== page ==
#Not1More Deportation

On April 5th, Puget Sound to Rally on National Day of Action for Deportation Relief from President Obama and in Support of the Human Rights Leaders in the Northwest Detention Center

As Administration Nears Two Million Deportations, Groups Say “Not One More,” Urge White House Action

What: Rally, Workshops and March in Support of Human Rights Leaders in Detention and the National Campaign to Stop Deportations

When: April 5, Noon to 5

Where: The Northwest Detention Center

Who: Speakers include Families of Human Rights Leaders; Jose Moreno, hunger striker who has been released; Maru Mora Villalpando, Sandy Restrepo, Carino Barragan and Angelica Chazaro, leaders of the Feb. 24th action and strike support efforts

Visuals: Many artistically done banners and homemade signs in English and Spanish that say You are not alone; Not1More Deportation; Deferred Action for All; 2 Million 2 Many. Several hundred people gathered making enough noise to be heard by those held in the immigration prison.

 As part of the national #Not1more Deportation campaign and in support of those held inside the Northwest Detention Center on strike and in solitary confinement, several hundred people will gather outside the Northwest Detention Center for an afternoon of protest and education about the conditions inside, how the current immigration practices are tearing apart families and destroying communities; and what the Obama administration can do to end the destruction.

The protest is prompted by the record deportations under the Obama administration which are anticipated to hit the milestone of two million removals since he took office. They say their families can’t wait for relief and that the President doesn’t have to wait for Congress or a review to use his executive authority to stop the suffering. He could expand the deferred action program he created for immigrant youth and suspend deportations immediately. The Blue Ribbon Commission Recommendations to the President will be unveiled. It is expected to outline eight steps that the President can take right now.

“We don’t need a review, we need the President to stop separating our families” explains Maru Mora Villalpando, one of the national report’s authors and event organizers. “If he feels our pain, he can give us relief with the stroke of a pen.” Mora-Villalpando, a successful political strategist and consultant, came out as undocumented when she took to the streets on Feb. 24th to stop the deportation buses. The 25 men locked in the immigration jail stated in their March 6 Call for Action: “Today we join ourselves to that effort and demand that the Federal Executive (Mr. President Barack Obama), use his presidential authority and order a total stop to the unjust deportations that are separating families, destroying homes, and bringing uncertainty, insecurity and unhappy futures to our children, our loved ones. We are being treated like the worst criminals, our freedom is limited in the name of laws that have no moral basis and that were in turn created during a moment of terror and confusion.”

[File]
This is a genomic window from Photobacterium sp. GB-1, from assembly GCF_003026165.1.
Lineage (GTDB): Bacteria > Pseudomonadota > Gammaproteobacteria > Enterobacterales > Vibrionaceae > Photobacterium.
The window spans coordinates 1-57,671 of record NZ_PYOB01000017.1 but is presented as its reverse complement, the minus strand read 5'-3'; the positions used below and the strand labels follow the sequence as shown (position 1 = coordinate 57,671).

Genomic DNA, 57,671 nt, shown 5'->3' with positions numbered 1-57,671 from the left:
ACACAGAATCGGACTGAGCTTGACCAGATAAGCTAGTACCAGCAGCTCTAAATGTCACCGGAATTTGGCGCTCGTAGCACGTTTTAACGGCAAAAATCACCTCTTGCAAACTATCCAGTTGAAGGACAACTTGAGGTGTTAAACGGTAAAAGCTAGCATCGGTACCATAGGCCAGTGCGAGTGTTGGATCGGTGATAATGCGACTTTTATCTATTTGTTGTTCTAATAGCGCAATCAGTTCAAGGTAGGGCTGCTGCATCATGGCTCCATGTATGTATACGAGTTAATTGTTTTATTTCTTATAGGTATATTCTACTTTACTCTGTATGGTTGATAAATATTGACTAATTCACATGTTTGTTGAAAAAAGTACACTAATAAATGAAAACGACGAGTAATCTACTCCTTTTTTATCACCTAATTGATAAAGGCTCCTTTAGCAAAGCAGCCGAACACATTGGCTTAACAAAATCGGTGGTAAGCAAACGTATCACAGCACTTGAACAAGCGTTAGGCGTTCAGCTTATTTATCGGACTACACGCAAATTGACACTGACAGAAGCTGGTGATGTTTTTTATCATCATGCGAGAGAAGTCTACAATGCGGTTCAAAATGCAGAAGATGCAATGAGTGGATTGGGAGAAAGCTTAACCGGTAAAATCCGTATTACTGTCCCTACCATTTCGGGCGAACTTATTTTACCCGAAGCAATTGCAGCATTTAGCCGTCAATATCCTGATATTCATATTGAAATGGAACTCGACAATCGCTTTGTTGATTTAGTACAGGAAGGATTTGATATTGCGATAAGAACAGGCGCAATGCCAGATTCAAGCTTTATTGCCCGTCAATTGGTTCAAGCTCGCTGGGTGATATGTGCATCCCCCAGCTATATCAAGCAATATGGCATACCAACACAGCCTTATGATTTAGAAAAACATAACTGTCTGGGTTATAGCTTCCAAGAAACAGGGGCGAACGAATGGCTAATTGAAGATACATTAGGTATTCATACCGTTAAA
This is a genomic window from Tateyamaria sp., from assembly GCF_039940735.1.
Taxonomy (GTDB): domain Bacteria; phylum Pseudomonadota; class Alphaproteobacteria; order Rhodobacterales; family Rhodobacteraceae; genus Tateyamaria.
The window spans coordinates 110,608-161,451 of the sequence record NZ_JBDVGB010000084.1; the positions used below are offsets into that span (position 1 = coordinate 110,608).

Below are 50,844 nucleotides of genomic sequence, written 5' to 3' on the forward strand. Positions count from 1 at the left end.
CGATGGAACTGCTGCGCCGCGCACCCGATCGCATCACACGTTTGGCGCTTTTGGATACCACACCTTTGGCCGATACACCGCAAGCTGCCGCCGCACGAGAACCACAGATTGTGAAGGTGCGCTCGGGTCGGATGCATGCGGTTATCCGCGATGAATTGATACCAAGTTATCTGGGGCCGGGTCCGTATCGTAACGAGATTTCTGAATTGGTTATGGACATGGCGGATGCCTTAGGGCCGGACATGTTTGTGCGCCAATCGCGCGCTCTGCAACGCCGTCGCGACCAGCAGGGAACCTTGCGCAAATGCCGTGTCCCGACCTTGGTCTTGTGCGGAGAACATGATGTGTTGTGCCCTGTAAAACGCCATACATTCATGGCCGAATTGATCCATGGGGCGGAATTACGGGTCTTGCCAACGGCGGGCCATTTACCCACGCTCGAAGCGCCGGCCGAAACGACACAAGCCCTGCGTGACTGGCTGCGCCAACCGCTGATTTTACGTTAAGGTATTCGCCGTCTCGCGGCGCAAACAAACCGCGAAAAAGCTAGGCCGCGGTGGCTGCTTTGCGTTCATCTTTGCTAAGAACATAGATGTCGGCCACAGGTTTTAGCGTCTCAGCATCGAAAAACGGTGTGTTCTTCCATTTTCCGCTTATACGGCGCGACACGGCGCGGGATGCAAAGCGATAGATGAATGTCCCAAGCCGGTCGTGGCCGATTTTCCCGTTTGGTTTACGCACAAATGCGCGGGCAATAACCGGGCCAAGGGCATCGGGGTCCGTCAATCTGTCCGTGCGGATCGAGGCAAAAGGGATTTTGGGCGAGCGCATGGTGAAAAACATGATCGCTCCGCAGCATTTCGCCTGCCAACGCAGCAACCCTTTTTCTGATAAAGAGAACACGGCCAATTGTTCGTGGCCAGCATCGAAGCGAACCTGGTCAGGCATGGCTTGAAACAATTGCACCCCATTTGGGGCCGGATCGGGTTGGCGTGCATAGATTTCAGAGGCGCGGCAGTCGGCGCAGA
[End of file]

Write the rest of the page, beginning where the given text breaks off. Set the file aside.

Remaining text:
The organizers cite the Secure Communities (S-Comm) deportation quota program, first activated in parts of Washington State in April of 2012, as an engine behind separating local families who could benefit from reform. Since its activation, S-Comm deported more than 2,600 Washington State residents.

Several months ago the four organizers came together to explore ways to dramatize the need for reform. They invited a small group of immigration activists to join the planning and in the early morning hours of Feb. 24th that blocked the buses and vans leaving the Northwest Detention Center, preventing the deportation of 120 people that day. Inspired by this expression of care, those held in the detention center decided to advocate for themselves and their families through a hunger strike. They begin it on Friday, March 7 and it continues. The Feb. 24th group with many new supporters have rallied around the human rights leaders inside the immigration prison and have a daily presence at the once ignored facility.

Retaliation was swift and both overt and subtle. Yet, the strike continues for an end to deportations and the separation of families, reasonable bonds, wholesome food, fair pay and respectful treatment.Their strike has received substantial local and even national coverage and sparked protests in Oregon, New York and Florida.

To stop deportations and immigration prisons, groups across the country are making April 5th a national day of action under the banner “Two Million Too Many,” saying that the President’s approach on immigration needs to change.

More information on activities across the nation can be found at: http://bit.ly/april5n1m and by following #not1more and #2million2many